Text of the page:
Michael Noel 

Choosing a Smartphone

I read Brian Winstead’s article, “Choosing a Smartphone: The OS” (April 2010, InstantDoc ID 103473). Last year, I bought an AT&T HTC Touch with Windows Mobile 6.1. Stay clear! I think most of my problems were related to Windows Mobile 6.1. I got lucky and discovered a website that showed how to re-flash the device, so I upgraded to Windows Mobile 6.5. It's at least bearable now. (I can't tell you how many times I nearly threw the device on the pavement and stomped on it.)

One thing to consider—and the factor that ultimately drove me toward this particular phone—was that I didn't want to pay $50 per month for a data plan. I just don't want to browse the web on a 3" screen. Most phones (e.g., from Apple and Google) require you to get the data plan. The guys at T-Mobile, Verizon, and AT&T simply wouldn't sell their nice phones without one.

—Douglas Nebeker

Thanks for sharing your personal experience on the HTC Touch and Windows Mobile 6.1. Because of HTC's great reputation, I looked seriously at the HTC Imagio on Windows Mobile 6.5 but ultimately heard too many stories of freeze-ups and poor performance. As for the data plan problem, you're right that it should be a major consideration. However, since my employer is covering the plan, I didn't have control over that detail. I knew from the beginning that I needed something on Verizon, and the data plan was included. My situation probably echoes those of many people shopping for business-use phones.

I’ve since written a few other articles on this topic, and in fact I've chosen—and begun using— the Motorola Droid. Also, I’ll be writing a more in-depth Market Watch article for the July issue, about the various mobile OSs and devices and what IT shops need to do to support them.

  • "Choosing a Smartphone: The Hardware," www.windowsitpro.com/go/winsteadhardware
  • "Choosing a Smartphone: The Features," www.windowsitpro.com/go/winsteadfeatures
  • "Choosing a Smartphone: My Choice," www.windowsitpro.com/go/winsteadmychoice
  • "The Wonderful World of Droid," www.windowsitpro.com/go/winsteadwonderfuldroid

—Brian Keith Winstead

Inventor of the PC

Thank you, Paul Thurrott, for mentioning Ed Roberts in WinInfo Daily UPDATE (April 2, 2010). I'm sorry about Ed’s passing and will gratefully remember him. MITS gave me my start in the computer industry in 1976, when I first met Bill Gates, Paul Allen, and many other great young computer enthusiasts. Thank you for helping people understand that a small company in Albuquerque—and not IBM or Apple—really created the industry that supports the world today.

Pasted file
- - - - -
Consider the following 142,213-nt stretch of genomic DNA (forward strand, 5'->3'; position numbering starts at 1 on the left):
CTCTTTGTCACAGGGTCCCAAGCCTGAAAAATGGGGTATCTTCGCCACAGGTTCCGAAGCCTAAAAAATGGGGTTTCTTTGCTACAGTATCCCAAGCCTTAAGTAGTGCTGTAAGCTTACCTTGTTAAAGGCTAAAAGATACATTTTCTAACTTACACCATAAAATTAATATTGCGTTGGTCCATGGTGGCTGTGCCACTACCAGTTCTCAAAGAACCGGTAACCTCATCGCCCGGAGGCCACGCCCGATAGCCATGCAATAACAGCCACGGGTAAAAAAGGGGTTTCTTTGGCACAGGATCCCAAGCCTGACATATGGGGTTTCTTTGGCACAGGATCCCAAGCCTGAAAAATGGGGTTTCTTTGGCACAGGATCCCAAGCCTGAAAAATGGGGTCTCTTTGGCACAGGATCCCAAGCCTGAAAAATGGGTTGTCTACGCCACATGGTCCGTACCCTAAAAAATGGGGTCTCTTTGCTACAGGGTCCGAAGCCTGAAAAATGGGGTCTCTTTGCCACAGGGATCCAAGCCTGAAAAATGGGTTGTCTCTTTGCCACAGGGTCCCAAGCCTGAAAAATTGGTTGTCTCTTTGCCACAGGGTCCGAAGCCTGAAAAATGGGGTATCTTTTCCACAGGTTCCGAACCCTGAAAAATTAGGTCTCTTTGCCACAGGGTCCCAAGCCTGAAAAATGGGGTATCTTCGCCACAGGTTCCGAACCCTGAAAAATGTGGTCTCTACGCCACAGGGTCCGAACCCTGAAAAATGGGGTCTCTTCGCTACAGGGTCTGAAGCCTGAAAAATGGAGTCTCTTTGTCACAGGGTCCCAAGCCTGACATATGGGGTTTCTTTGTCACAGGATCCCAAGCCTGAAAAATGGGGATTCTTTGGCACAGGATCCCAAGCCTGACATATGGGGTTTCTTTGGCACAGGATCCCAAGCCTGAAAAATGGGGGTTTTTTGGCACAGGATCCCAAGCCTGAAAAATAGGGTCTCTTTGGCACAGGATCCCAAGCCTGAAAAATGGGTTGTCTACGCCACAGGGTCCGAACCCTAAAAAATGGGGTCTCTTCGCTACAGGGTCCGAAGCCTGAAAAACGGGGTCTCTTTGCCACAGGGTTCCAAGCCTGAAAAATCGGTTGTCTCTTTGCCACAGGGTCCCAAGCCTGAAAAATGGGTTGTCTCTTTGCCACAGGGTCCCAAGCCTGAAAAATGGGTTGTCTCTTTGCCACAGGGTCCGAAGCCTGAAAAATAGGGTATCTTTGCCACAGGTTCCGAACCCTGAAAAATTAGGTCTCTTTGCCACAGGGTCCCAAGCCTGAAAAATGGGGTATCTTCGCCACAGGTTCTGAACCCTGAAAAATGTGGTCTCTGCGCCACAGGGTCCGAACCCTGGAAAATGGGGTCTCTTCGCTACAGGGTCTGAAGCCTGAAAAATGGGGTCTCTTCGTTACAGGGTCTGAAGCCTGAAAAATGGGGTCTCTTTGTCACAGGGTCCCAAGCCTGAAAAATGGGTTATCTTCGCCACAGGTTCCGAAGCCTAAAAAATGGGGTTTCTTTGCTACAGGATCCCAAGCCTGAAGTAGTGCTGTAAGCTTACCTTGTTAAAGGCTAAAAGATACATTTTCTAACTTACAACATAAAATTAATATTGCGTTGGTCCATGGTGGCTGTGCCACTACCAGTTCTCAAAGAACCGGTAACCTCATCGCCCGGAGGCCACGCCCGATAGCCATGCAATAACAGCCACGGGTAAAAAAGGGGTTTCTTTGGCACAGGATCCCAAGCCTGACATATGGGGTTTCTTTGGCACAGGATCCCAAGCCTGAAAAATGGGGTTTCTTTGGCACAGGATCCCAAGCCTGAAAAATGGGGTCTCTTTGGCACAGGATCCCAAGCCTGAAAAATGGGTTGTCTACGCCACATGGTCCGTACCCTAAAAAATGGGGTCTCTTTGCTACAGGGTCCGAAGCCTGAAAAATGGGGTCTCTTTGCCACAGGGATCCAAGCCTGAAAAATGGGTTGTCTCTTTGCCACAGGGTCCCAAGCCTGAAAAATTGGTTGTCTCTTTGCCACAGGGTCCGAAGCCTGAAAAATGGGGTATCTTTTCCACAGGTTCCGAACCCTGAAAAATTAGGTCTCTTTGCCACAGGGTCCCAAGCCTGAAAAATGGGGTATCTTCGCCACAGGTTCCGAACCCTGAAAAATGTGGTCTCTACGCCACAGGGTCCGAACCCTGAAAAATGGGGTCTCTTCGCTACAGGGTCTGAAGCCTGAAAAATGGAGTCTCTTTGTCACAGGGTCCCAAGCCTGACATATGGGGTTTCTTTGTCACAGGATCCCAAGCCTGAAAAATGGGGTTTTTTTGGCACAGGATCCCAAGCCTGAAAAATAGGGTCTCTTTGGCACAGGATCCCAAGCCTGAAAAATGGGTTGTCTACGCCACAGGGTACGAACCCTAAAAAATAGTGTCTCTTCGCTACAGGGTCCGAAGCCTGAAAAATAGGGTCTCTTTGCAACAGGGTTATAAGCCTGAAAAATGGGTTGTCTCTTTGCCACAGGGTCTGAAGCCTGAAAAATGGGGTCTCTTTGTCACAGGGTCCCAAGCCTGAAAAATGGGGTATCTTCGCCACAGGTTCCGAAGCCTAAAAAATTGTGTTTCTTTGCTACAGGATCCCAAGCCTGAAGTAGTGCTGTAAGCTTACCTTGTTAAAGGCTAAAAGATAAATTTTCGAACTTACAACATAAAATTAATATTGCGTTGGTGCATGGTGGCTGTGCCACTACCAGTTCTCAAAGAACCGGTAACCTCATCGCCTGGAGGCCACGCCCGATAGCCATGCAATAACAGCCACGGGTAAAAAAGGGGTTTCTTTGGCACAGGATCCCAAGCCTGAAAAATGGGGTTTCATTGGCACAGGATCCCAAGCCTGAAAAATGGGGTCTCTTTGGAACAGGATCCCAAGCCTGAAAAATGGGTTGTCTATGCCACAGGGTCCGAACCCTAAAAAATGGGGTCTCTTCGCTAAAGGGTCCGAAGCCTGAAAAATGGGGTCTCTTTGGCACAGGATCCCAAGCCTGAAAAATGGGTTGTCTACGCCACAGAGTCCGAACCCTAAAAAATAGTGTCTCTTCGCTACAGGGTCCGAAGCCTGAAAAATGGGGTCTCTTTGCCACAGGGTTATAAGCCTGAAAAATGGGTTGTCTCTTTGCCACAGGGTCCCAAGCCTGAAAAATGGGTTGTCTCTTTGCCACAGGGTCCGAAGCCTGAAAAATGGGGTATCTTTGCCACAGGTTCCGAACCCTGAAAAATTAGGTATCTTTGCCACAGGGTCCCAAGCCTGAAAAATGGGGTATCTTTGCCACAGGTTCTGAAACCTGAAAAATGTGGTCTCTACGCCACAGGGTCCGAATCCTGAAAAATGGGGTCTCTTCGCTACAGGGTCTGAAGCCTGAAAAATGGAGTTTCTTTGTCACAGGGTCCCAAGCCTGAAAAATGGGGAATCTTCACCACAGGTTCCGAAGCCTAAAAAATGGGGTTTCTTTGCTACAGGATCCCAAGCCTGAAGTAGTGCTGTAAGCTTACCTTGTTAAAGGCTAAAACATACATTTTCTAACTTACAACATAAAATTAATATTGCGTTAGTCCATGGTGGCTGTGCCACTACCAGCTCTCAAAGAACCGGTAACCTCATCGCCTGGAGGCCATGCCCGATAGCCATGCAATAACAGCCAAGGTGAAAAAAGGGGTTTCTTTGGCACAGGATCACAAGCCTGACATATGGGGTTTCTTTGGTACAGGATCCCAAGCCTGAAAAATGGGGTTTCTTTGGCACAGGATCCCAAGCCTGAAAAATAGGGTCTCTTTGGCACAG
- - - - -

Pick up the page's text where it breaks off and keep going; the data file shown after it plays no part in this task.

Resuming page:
—Randall Huddleston, President, Censerve Consulting

 

What’s So Bad About Vista?

I've been reading Paul Thurrott’s WinInfo News for years and generally agree with his comments. But I have to wonder: Exactly what's so bad about Windows Vista? The supposed faults have totally escaped me from its release date to the debut of Window 7.

Before switching to Windows 7 (which I've been very happy with), I ran Vista for years, and as a Visual C++ developer, I have a greater understanding of an OS than the average user. I never once had to re-install one of my Vista computers; they never misbehaved. In fact, I couldn't really fault Vista at all throughout the years I used it across all machines.

I struggle to understand the constant press about how bad Vista was and how great Windows 7 is. Actually, Windows 7 is about the same as Vista. OK, it’s faster to boot up and shut down, and the UI is slightly nicer in some respects. But the Windows 7 experience is hardly different from that of Vista.

—Nic Wilson

 

Disabled Virtualization on 64-Bit Processors

Regarding John Savill’s FAQ (InstantDoc ID 104690) about 64-bit processors that can’t be used for virtualization, there have been a \\[very\\] few cases in which laptop manufacturers have disabled virtualization capabilities to increase battery life of the laptop. (I don't know whether the change was permanent or could be changed in the BIOS.)

If that's the case, I believe the manufacturer is shortchanging the client. If I bought a laptop with virtualization capabilities, it should be my decision to enable or disable them. I should at least be notified that it's been disabled and given the option to enable it. Imagine buying a car with the air conditioning disabled because it uses extra gas!

—Ed Braiter